As we discussed in the preceding article, a pilot’s authority to deny transportation to an otherwise-qualified would-be passenger on a common-carrier flight is limited to cases in which the pilot has a genuine belief that the person poses a threat to the safety of the flight.
If the pilot really believes that there is such a safety threat, he or she should report it and record it in his or her log. Failure to log and report it promptly as a safety incident would cast serious doubt, in any later proceedings, on the sincerity of the pilot’s claim to have believed that you posed an actual threat to flight safety.
On the other hand, knowingly making false statements in a report to the FAA is a Federal crime for which pilots have been prosecuted and convicted.
So if you are denied boarding, and you are told that it’s the pilot’s decision, what can you do?
- Ask to speak to the pilot directly. If the airline won’t get the pilot to come talk to you, ask for a written statement on airline letterhead, with a legible name and title of the responsible airline employee — ask to have it signed by the airline’s “station manager” for that airport if not the pilot — stating (a) that you held a valid ticket and reservation on the specified flight, (b) that you were involuntarily denied boarding by the airline, and (c) the reason for the denial of boarding. Insist that you need this to establish your entitlement to a refund or compensation.
- Ask the pilot why he or she won’t let you on the flight. Ask them to put their reasons(s) in writing (see above). Remind the pilot that his or her authority to deny transportation is limited to those would-be passengers who he or she actually believes pose a threat to safety. If the airline allows the pilot to keep you off the plane for some (purported) reason other than safety, you can use that in a later lawsuit against the airline for breach of your contract of carriage and refusal to transport you, and in a a complaint to the US Department of Transportation against the airline for failure to honor its tariff and breach of its license as a common carrier.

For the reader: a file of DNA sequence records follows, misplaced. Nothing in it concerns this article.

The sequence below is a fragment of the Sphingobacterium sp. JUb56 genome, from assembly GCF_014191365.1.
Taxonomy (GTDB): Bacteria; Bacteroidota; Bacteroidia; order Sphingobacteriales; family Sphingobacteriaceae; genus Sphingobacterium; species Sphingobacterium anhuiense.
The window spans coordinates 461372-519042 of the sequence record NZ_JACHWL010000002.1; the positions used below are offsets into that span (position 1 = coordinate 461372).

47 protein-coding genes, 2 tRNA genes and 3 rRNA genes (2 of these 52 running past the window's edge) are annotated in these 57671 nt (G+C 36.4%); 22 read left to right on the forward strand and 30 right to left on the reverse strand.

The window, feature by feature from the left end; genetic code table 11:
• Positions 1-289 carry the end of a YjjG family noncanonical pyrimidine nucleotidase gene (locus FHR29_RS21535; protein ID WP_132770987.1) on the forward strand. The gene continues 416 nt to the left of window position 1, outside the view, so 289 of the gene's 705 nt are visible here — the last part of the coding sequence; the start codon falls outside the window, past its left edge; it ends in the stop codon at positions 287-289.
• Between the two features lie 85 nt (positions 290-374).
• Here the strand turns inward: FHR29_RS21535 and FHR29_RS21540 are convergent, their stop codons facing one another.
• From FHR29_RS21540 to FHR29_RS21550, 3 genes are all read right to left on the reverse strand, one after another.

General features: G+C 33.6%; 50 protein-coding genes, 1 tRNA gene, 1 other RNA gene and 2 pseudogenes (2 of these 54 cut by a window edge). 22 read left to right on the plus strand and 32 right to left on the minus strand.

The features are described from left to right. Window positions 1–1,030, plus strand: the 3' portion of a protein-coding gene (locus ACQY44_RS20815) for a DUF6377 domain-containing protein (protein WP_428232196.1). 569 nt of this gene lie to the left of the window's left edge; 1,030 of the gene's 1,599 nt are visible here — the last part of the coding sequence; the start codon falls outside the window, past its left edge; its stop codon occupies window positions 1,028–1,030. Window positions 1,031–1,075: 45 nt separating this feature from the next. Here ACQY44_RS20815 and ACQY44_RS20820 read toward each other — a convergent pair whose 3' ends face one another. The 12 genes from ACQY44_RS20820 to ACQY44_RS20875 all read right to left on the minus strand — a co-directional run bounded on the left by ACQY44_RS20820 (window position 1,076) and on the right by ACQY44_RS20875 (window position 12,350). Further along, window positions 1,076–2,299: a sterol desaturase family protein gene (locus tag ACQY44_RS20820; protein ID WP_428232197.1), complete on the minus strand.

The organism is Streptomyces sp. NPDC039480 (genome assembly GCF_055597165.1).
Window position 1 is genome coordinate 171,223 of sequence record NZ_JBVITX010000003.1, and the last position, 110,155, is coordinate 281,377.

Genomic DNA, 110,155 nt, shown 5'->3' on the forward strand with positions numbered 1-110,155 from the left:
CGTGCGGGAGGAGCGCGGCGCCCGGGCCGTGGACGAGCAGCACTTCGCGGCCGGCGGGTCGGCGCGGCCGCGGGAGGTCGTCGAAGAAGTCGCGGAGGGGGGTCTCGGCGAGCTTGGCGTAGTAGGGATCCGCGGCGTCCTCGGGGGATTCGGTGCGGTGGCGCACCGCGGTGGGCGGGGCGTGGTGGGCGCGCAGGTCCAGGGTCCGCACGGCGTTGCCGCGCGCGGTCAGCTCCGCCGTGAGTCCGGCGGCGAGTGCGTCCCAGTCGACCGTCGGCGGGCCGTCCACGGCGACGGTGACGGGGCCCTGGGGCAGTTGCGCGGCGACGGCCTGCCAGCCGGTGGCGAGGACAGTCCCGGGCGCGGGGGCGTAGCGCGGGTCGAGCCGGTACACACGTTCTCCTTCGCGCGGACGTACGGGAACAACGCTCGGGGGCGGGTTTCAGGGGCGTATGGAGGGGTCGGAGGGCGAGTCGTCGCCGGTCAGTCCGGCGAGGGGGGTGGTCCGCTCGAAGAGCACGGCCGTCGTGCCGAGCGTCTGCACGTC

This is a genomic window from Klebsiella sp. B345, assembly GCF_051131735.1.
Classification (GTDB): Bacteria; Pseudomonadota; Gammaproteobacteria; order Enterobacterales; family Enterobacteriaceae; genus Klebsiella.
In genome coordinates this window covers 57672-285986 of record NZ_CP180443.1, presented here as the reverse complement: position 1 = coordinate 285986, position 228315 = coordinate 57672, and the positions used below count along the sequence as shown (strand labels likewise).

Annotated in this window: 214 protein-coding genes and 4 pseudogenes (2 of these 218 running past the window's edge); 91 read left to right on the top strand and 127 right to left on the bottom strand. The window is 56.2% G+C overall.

- If the pilot says he or she believes that you pose a threat to the safety of the flight, request that he or she record the incident in his or her log, and report it as a safety incident. Let the pilot know that, if there is no actual reason to think that your presence on board would endanger the flight, you will also file a report that the pilot has made a knowingly false safety incident report.
- If the pilot says he or she thinks you pose a danger to the flight, but the pilot refuses to call the FAA, call the FAA yourself and report the pilot for failing to report a safety incident. You can also make a report to the FAA later, online, which could be especially useful in documenting your complaint if the FAA is reluctant to log your telephone complaint.
Some of the pilots among our readers may not like it that we offer this advice to travelers. But the point of all this is not to make life hard for airline pilots. The point is to force a pilot who wants to discriminate against you — because he or she doesn’t like your looks, doesn’t like what you are wearing, doesn’t agree with what you say, or thinks you are being a jerk — to choose either to let you on the plane, or to face a time-consuming FAA safety investigation which will put the pilot’s license and career at risk.
If a pilot doesn’t want these hassles, he or she don’t have to get involved in ordering anyone off the plane. On the ground, a pilot who genuinely believes that someone poses a threat to the safety of the flight can report his or her suspicions to appropriate law enforcement officers, and allow them to deal with the situation.
If the police can’t find any basis for arresting you, the pilot should let you fly.